Side Letter: Carlyle eyes C-corp, Dyal’s debt strategy, China’s VC ‘herd’ mentality

Carlyle is last listed PE giant to convert to C-corporation, Dyal Capital Partners pitches debt product and Chinese VC managers flock to fewer targets. Here’s today's brief, for our valued subscribers only.

Just happened

Kewsong LeeC(arlyle)-corp conversion

Could Carlyle be the last of the listed private equity giants to convert to a C-corporation? According to Bloomberg the firm is planning to announce just that when it reports its second-quarter earnings (date TBD). Blackstone and Apollo most recently make the switch, announcing the decision with their respective Q1 earnings announcements. At that time, Carlyle co-chief exec Kewsong Lee (pictured) said on an earnings call that “the benefits we see from the conversion have not gone unnoticed”, and that the firm expected to make a decision “in the not-too-distant future”. Carlyle declined to comment on the potential switch.

Dyal-ing down

Dyal Capital Partners is moving down the risk spectrum with the launch of debt product, the Wall Street Journal is reporting (paywall). The idea is to issue loans to PE firms that aren’t interested in selling stakes in themselves. A spokeswoman for Neuberger Berman, Dyal’s parent, declined to comment. The move makes sense: many PE shops want liquidity to expand or cash out but don’t want to dilute their equity holdings – an opportunity ripe for debt and preferred equity players, as we discuss in this podcast with 17Capital.

Birds of a feather

VC managers are flocking towards a smaller number of Chinese targets. Speaking at RISE in Hong Kong on Tuesday, Yuan Li, managing director of Beijing seed investor ZhenFund, told delegates that an absence of innovation was partly responsible for valuations increasing “drastically” over the past few years and that this had prompted a “herd mentality” on appealing targets. Chinese VC investments have been trading at a 21.7x median EV/EBITDA so far in 2019 – a three-year high, according to S&P Global Market Intelligence.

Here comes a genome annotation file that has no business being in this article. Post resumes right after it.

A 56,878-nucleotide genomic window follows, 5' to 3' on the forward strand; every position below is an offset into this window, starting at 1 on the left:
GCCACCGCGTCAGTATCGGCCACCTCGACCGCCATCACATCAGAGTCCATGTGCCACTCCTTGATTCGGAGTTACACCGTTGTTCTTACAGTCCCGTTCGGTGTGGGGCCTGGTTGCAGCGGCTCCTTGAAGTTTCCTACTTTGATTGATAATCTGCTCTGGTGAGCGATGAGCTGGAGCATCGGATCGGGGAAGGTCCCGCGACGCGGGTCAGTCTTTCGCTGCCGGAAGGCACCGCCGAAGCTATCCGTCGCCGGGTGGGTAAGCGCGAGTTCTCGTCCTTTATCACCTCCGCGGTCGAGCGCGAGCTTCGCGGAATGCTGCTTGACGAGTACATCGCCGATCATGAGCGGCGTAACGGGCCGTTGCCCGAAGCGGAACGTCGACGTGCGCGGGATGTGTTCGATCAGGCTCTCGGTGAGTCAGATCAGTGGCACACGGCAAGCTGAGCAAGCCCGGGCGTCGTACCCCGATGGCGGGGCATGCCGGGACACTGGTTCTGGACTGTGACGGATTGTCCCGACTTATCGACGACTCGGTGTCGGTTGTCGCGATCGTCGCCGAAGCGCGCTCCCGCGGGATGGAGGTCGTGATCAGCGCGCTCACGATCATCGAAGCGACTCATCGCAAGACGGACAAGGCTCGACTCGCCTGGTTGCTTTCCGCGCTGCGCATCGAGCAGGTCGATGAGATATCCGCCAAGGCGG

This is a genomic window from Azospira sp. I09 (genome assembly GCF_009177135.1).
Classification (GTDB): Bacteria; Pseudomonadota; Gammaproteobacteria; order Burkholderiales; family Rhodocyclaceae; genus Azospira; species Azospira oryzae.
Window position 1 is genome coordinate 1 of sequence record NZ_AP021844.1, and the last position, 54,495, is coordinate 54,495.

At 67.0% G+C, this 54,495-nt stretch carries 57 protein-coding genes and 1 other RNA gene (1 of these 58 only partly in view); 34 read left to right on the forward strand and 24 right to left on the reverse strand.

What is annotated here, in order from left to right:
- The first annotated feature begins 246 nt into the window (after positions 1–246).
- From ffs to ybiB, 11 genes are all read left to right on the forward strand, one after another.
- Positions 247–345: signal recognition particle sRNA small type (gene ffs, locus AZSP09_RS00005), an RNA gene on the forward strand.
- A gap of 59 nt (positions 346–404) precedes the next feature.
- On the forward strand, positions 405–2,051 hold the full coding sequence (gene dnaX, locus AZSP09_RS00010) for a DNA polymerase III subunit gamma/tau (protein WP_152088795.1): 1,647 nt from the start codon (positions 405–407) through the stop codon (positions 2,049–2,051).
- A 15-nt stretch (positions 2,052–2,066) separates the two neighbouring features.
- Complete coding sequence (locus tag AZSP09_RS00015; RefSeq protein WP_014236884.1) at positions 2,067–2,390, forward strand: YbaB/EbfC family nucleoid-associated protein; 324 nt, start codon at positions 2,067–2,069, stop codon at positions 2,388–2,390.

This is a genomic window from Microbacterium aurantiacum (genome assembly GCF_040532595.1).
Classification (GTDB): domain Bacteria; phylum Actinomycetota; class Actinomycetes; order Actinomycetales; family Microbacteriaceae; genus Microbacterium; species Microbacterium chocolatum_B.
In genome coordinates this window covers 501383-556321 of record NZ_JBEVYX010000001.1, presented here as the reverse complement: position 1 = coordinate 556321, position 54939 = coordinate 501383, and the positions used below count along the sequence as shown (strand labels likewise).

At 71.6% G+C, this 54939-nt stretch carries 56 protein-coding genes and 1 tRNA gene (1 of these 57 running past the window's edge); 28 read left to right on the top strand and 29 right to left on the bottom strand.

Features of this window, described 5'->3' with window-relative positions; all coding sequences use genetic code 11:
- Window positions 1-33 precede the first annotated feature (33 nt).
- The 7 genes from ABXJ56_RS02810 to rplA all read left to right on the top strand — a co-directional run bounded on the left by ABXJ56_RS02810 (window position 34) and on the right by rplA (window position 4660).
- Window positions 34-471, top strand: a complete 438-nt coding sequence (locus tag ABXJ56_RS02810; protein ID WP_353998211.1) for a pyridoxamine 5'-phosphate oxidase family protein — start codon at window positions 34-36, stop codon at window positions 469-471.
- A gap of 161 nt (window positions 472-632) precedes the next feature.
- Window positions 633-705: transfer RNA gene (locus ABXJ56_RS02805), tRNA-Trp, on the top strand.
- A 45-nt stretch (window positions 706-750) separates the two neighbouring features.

Benven-EQT in Italia EQT has set up an outpost in Milan, joining several peers – including France’s Apax Partners – that are eyeing Italy’s buyout market. EQT’s near-term plans include staffing up and exploring opportunities in infra and real estate in addition to the firm’s core PE sectors of TMT, healthcare and industrial technology, MD and head of Italy Federico Quitadamo tells us.

Co-investment is no silver bullet We’ve heard it time and again: LPs can’t get enough co-investment. No surprise then that from 1999 to 2016 co-investment activity grew by more than 20 times, according to a report from CEPRES. Performance has been cyclical and plummeted from a record high of 56.2 percent in 2003 to just 1.1 percent in 2016. Co-investment may help to shave fees, but it is “not a silver bullet” the report notes.

Want more on co-investment? Check out our Deep Dive on the topic, which looks at whether LPs are taking on more risk than they realise.

Dig deeper

PE rises in Phoenix City of Phoenix Employees’ Retirement System has increased its private equity exposure from 4 percent in March 2018 to 5.7 percent last March. Here’s a breakdown of the $2.6 billion US pension’s total investment portfolio. For more information on COPERS and more than 6,700 other institutions, check out the PEI database.

City of Phoenix portfolio breakdownHe said it

“That was one of the things I debated when I was away for a year after leaving KKR. How do I combine philanthropy and investing at the same time?”

The late Alex Navab telling us in May about the importance of philanthropy and social impact and integrating it into the mission and culture of his firm, Navab Capital Partners. RIP.

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Today’s letter was prepared by Isobel MarkhamAdam Le,
Carmela MendozaAlex Lynn and Preeti Singh

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